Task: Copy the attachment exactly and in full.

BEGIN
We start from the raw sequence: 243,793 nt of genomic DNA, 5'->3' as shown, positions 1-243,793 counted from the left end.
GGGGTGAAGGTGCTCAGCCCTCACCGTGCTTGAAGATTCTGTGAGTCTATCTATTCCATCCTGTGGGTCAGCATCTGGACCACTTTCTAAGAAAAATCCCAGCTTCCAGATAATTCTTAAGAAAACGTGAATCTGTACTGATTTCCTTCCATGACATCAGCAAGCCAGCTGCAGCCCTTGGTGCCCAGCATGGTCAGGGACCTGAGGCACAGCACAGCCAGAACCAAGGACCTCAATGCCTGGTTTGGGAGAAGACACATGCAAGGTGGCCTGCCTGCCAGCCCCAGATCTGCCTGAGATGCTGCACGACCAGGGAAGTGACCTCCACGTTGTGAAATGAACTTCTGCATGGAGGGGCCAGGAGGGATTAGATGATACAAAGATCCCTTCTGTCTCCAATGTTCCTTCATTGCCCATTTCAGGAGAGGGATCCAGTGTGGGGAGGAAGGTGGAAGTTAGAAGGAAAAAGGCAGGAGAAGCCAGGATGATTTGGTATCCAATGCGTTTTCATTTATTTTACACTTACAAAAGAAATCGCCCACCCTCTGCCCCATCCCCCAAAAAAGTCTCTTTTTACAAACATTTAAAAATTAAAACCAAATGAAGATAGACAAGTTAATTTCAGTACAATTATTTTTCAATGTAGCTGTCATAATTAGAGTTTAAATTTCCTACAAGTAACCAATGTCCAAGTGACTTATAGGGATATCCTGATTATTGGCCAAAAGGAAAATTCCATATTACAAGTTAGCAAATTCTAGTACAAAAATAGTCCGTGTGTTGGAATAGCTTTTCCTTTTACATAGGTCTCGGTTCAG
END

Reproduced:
We start from the raw sequence: 243,793 nt of genomic DNA, 5'->3' as shown, positions 1-243,793 counted from the left end.
GGGGTGAAGGTGCTCAGCCCTCACCGTGCTTGAAGATTCTGTGAGTCTATCTATTCCATCCTGTGGGTCAGCATCTGGACCACTTTCTAAGAAAAATCCCAGCTTCCAGATAATTCTTAAGAAAACGTGAATCTGTACTGATTTCCTTCCATGACATCAGCAAGCCAGCTGCAGCCCTTGGTGCCCAGCATGGTCAGGGACCTGAGGCACAGCACAGCCAGAACCAAGGACCTCAATGCCTGGTTTGGGAGAAGACACATGCAAGGTGGCCTGCCTGCCAGCCCCAGATCTGCCTGAGATGCTGCACGACCAGGGAAGTGACCTCCACGTTGTGAAATGAACTTCTGCATGGAGGGGCCAGGAGGGATTAGATGATACAAAGATCCCTTCTGTCTCCAATGTTCCTTCATTGCCCATTTCAGGAGAGGGATCCAGTGTGGGGAGGAAGGTGGAAGTTAGAAGGAAAAAGGCAGGAGAAGCCAGGATGATTTGGTATCCAATGCGTTTTCATTTATTTTACACTTACAAAAGAAATCGCCCACCCTCTGCCCCATCCCCCAAAAAAGTCTCTTTTTACAAACATTTAAAAATTAAAACCAAATGAAGATAGACAAGTTAATTTCAGTACAATTATTTTTCAATGTAGCTGTCATAATTAGAGTTTAAATTTCCTACAAGTAACCAATGTCCAAGTGACTTATAGGGATATCCTGATTATTGGCCAAAAGGAAAATTCCATATTACAAGTTAGCAAATTCTAGTACAAAAATAGTCCGTGTGTTGGAATAGCTTTTCCTTTTACATAGGTCTCGGTTCAG